Before feeding the musical data into MAC-Net I need to do preprocessing steps which are encoding the midi data into beat-representation and discretize these data. MAC-Net then tries to generate a composition which consists of melody and accompaniment that follows the style of the given songs. It extracts the temporal feature contained in a song by using Recurrent Neural Networks variant (GRU) and generate songs from this learned features. Here’s the overview pipeline of MAC-Net.

MAC-Net Pipeline Overview

1 — ENCODING (SOUND DATA)

In MIDI format the sound data is stored as note sequences (128 possible note), this drastically reduces both computation and musical complexity. Instead of predicting the amplitude, phase and all the wave parameters, using MIDI representation the model only needs to predict what note to press and for how long it is pressed. MIDI saves the pitches contained by a song in discrete values (doesn’t have rich quality when played). However, we can use sound-font to apply textures or styles on a MIDI file making it sound more lively and rich.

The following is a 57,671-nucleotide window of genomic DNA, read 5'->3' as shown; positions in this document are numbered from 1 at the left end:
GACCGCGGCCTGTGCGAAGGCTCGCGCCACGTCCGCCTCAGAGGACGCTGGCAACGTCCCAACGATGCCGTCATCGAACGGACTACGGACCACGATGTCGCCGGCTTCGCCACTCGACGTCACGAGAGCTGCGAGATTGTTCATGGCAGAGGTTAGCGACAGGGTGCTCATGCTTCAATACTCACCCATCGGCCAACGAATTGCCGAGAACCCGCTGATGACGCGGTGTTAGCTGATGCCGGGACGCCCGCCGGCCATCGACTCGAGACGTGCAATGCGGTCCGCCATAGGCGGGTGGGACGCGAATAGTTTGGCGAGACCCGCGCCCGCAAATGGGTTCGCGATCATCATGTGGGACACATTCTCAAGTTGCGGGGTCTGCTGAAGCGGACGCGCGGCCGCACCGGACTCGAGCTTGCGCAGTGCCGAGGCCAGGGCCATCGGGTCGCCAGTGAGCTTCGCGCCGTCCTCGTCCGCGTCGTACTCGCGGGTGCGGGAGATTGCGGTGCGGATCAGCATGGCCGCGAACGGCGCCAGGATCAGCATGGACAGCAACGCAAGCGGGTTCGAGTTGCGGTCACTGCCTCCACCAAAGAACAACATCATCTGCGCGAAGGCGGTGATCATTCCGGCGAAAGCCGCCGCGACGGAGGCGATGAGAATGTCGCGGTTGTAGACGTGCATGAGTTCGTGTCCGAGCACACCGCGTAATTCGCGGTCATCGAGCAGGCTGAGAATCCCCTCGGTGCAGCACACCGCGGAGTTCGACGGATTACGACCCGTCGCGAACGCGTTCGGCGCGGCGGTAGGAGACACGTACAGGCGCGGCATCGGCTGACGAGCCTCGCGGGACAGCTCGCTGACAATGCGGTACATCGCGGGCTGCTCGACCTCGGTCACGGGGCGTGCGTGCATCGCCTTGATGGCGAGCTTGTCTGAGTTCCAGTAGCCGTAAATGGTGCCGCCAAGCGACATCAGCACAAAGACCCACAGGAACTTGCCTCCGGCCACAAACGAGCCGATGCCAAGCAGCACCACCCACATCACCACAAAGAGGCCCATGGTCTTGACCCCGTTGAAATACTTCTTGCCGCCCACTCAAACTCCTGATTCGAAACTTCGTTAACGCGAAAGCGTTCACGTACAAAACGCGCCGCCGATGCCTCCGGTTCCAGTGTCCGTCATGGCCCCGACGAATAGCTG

My initial attempt was using smallest note duration for sampling rate and use a flag 0 and 1 to indicate if the note is sustained or articulated. This representation works very well given that all the note duration is divisible by the sampling rate.

Dummy data for data encoding illustration

For example, the data shown above has each one melody and accompaniment track. Each of them has 4 notes and both are being played for 8 sampling duration. At the beginning of the melody track note 1 is pressed so we see in t=0 it is encoded as “1–1”, in t=1, however, there’s note 2 which is pressed over two time durations (t=1 and t=2) therefore it is encoded as “2–1” in t=1 and “2–0” in t=2.